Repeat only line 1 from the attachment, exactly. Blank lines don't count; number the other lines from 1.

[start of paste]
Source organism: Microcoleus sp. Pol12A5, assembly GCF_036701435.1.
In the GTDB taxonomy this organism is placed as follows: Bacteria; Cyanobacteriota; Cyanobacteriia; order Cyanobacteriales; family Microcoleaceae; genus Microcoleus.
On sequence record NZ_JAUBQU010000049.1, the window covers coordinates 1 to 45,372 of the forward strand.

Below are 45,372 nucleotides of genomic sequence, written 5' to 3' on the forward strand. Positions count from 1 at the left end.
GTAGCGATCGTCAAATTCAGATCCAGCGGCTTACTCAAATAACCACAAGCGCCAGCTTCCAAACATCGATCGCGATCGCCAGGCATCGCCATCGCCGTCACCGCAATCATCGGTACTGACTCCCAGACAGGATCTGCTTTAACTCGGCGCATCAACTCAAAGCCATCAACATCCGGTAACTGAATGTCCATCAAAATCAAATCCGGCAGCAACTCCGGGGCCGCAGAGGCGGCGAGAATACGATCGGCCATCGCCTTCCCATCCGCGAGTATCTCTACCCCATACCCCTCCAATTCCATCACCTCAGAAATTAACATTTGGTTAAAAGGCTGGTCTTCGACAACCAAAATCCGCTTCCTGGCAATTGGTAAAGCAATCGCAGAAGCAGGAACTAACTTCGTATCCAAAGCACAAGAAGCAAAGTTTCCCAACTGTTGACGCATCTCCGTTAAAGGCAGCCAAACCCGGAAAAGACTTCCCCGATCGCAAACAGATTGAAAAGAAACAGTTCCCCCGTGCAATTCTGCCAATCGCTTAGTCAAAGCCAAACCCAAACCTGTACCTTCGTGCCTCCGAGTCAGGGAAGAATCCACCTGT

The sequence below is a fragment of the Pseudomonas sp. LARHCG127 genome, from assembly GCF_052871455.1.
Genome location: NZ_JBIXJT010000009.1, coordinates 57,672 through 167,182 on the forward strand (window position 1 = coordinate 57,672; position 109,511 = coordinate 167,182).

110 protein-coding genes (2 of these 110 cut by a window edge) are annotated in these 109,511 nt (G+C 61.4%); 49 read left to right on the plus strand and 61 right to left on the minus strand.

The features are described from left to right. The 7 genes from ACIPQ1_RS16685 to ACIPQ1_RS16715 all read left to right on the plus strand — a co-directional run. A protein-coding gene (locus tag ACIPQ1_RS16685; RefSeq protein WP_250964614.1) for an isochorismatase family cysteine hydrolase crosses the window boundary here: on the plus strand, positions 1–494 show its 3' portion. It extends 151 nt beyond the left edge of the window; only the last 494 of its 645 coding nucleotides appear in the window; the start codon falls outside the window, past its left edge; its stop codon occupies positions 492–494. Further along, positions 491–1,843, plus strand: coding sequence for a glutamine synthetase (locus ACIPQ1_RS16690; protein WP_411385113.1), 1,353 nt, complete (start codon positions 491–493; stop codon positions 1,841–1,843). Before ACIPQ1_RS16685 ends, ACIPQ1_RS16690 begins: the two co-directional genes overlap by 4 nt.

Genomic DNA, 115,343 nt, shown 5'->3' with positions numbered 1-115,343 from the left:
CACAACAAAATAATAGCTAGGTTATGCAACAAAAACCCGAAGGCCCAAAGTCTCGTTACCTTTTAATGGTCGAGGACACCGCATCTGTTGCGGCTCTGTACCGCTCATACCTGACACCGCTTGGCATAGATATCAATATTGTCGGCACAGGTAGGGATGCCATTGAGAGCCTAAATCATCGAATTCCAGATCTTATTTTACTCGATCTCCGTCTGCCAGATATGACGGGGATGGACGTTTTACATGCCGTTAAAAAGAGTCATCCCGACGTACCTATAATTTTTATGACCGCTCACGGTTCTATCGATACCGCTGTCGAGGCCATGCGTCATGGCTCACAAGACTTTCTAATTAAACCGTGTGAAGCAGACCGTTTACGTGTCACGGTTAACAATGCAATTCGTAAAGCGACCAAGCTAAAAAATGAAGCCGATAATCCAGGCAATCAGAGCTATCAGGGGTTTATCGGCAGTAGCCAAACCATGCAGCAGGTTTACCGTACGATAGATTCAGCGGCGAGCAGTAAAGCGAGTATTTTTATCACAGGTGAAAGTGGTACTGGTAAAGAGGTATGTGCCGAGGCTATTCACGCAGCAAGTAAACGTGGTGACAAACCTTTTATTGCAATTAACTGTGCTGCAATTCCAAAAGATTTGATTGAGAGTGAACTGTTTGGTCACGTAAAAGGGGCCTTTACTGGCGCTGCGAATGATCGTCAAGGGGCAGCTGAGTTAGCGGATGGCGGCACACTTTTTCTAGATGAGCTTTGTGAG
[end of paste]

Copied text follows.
Source organism: Microcoleus sp. Pol12A5, assembly GCF_036701435.1.